They say imitation is the sincerest form of flattery. If that’s so, then today’s Nice Price or Crack Pipe Hyundai-based 360 Ferrari is heartfelt as all hell. Let’s see if it’s worth flattering the seller by paying its asking.
Yesterday we learned that a 2019 Corvette ZR1—literally a car from the future—will set you back a cool $120K. That works out to about $160 per pony on that wild ride. Of course, should you feel that’s a little too rich for your blood, you might want to consider the 1987 Callaway Corvette we just so happened to also offer up yesterday. At $18,500 and 345 horsepower, you’d be paying a mere $53.62 per horse. And it looked almost as wild as the be-winged and two scoops of raisins filled ZR1 too.
That bargain per-pony price still wasn’t enough to get the majority of you to agree to ponying up, and the Callaway fell in a 60-percent Crack Pipe loss.
Modified cars like that Callaway are interesting owing to their ambition. In the case of that Corvette, Callaway sought to offer up exceptional performance in a car that could still be serviced by Mr Goodwrench and would hold up to heroics without blowing a gasket.
Other times, it’s far more difficult to divine a particular modification’s intent or specific raison d’être.
Take this 2003 Ferrari 360 Modena as example. No, go on, take it. Take it, take it, take it, take it, take it, take it, take it, Georgie. Yep, that’s a Ferrari alright. You see the badges? Those sexy-ass alloy wheels? How about the iconic four tail lamps and swoopy scoops leading into the rear fenders?
The final clue to this Ferrari’s authenticity is the double DIN stereo in the dash that offers both a CD AND cassette. Wait, that doesn’t sound right. When did Ferrari ever offer a double DIN CD/cassette head unit in any of their cars? Now that I think about it, the Italian company never offered the 360 in an odd mix of Spider and coupe rooflines as exhibited by this car either. You know what? I’m beginning to think this isn’t a real Ferrari after all.
No it is not. It is in fact a Hyundai Tiburon hiding out under all those Prancing Horse logos and oddly proportioned body lines that, even at its best angles, are an uncomfortable homage to the Pininfarina-penned original’s.
This car is a lie, but like so much in our lives today, it’s a lie that defies repudiation simply by its mere existence.
The ad says that the car comes with the Tiburon’s 2.0 four cylinder up—yes, up—under its hood. It also notes that it comes with a five-speed stick sending power to the front wheels. That’s despite the claim of it being an automatic in the sidebar. Subterfuge!
Just a real 360’s V8, that four puts out 138 horsepower. The only difference? That’s where the Hyundai mill craps out. The Ferrari keeps on plowing the field all the way up to 395. And of course the Ferrari’s lovely all-alloy V8 sits amidships while this car’s motivating force resides up front.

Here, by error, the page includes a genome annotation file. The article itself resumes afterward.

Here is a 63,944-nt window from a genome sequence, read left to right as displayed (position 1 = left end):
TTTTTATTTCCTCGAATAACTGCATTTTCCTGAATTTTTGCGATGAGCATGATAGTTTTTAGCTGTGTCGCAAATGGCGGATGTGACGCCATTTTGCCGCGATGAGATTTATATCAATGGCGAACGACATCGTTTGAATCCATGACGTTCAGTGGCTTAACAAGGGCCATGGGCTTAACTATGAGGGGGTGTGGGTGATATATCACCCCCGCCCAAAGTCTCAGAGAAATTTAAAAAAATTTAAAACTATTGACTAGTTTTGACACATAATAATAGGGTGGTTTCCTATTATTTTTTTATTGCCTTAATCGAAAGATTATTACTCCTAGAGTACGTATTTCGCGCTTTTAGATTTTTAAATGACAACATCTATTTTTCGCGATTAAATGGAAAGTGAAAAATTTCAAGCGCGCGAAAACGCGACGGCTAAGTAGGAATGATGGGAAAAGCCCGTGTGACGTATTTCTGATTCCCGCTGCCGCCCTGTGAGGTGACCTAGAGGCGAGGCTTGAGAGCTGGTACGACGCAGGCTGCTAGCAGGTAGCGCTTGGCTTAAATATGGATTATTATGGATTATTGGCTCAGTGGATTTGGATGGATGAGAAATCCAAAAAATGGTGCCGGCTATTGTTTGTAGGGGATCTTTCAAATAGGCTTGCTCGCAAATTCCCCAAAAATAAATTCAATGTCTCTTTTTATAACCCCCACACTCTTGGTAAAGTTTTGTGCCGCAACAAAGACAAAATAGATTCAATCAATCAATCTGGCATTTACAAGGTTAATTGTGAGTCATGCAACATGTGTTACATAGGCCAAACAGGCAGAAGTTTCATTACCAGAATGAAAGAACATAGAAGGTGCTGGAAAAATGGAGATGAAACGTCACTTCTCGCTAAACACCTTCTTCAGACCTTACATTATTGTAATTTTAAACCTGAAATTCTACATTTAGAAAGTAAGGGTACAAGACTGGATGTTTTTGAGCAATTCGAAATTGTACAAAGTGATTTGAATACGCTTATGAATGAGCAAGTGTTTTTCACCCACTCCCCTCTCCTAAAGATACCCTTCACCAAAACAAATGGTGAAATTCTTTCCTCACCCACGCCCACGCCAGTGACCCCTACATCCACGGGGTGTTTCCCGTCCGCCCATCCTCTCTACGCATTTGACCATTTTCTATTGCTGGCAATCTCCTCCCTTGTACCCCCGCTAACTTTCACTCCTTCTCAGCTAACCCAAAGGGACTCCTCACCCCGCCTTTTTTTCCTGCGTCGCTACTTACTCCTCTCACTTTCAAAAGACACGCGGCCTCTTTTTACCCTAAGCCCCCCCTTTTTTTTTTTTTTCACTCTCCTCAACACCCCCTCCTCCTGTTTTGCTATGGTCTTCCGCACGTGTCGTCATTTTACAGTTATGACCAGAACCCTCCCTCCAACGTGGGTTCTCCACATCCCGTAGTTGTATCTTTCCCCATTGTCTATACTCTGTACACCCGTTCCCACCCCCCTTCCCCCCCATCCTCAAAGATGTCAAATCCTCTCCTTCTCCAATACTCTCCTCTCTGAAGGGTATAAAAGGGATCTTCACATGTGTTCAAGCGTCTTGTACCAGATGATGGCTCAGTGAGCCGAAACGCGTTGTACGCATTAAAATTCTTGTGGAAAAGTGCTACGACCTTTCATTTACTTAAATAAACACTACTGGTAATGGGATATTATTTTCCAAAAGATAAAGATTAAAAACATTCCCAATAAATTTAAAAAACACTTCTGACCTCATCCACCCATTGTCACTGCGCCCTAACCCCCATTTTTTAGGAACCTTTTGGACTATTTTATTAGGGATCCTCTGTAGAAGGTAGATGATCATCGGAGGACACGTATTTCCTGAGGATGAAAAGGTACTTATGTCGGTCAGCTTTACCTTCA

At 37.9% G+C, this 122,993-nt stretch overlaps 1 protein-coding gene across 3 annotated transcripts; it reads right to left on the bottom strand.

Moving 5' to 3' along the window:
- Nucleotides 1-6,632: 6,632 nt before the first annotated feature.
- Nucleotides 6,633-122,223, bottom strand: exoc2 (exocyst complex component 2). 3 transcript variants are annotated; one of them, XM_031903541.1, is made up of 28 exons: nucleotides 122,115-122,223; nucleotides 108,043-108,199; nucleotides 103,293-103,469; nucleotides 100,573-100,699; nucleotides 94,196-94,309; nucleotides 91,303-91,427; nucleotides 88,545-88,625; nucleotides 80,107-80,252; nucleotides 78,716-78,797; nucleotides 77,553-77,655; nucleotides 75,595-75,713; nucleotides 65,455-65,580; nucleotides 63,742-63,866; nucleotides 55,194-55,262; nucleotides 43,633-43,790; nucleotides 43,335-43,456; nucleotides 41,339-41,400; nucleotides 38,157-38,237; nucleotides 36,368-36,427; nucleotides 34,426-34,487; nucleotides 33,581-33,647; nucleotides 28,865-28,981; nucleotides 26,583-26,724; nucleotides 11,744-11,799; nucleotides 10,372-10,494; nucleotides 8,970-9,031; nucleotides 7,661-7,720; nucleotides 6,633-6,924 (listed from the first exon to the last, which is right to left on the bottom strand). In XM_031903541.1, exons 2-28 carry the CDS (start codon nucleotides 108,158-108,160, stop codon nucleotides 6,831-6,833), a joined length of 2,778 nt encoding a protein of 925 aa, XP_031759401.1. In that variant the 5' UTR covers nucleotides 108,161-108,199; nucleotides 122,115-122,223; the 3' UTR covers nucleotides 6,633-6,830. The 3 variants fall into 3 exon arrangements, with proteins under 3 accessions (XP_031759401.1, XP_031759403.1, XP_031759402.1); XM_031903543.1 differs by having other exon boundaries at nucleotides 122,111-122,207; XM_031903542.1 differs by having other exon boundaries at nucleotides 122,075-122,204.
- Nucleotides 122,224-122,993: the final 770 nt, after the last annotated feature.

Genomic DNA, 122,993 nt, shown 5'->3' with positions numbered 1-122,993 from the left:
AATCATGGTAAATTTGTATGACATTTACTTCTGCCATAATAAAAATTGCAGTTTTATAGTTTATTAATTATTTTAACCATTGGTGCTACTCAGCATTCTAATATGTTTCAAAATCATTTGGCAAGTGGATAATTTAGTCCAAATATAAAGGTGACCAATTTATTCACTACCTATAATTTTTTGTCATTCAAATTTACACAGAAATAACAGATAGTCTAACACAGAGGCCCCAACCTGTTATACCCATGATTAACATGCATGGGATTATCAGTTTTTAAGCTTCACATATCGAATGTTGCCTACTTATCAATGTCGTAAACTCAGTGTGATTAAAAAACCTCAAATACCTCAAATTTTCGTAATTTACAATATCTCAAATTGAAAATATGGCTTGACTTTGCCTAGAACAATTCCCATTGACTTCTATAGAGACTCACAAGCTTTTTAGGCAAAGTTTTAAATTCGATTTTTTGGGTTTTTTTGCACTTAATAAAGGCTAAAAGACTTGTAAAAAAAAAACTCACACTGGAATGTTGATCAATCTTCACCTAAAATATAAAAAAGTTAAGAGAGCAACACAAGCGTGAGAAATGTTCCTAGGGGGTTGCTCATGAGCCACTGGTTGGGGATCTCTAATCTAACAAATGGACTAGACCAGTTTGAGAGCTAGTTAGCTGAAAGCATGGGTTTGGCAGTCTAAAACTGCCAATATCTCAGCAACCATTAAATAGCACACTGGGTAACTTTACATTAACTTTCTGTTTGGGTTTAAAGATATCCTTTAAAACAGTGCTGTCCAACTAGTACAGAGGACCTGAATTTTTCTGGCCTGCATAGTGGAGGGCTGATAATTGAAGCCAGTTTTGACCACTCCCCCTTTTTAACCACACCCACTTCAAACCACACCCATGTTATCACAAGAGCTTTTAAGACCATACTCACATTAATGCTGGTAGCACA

The bodywork on this odd bodkin is said to be the “ONLY ONE IN THE US MADE WITH A REAL FERRARI ALUMINUM BODY.” And the ad makes the further claim that “FROM THE OUTSIDE THIS IS A REAL FERRARI 360 MODENA.” Stop snickering! Oh and yes, those are Hyundai side mirrors.
The most puzzling aspect of this car is that roof. Is it a convertible? The fabric sure seems raggedy. Still, there’s no apparent way to drop the top, and then there’s that big back glass bookended by faux engine cooling slats—just like on the real thing!
The interior is an amazing amalgamation of Ferrari nameplates and badges applied over your stock Hyundai dash. I will say that, being a FWD economy coupe underneath rather than a frayed edge super sports car, there does seem to be a bit more luggage space in here. There are also some odd structural elements impeding ease of access. That may be a clue as to whether the top comes off or not. Or, it might just be someone’s idea of how Ferrari interiors should look. You know, someone who’s never actually seen one.
The ad claims there to be only 54,000 miles on this car’s clock, and most surprisingly, that it comes with a clean title. This apparently wasn’t the result of a salvaged Tiburon and delusions of grandeur. The engine is said to run fine, and the transmission benefits from a new clutch. There are a few other bits and kibbles here, but they pale in light of the car’s overall presence. There’s just so many questions this car engenders.
One of those questions is whether it might be worth its $21,500 asking. Now, you know you’d never find a real Ferrari 360 Modena for anything anywhere near that number. Wouldn’t you just love to sit behind a Prancing Horse for just a fraction of the cost of the real deal? What do you think, does this Hyundai/Modena mashup feel like its worth that $21,500 asking? Or, is this a re-skinning—and a price—that won’t fool anybody?
H/T to onlytwowheelsev for the hookup!
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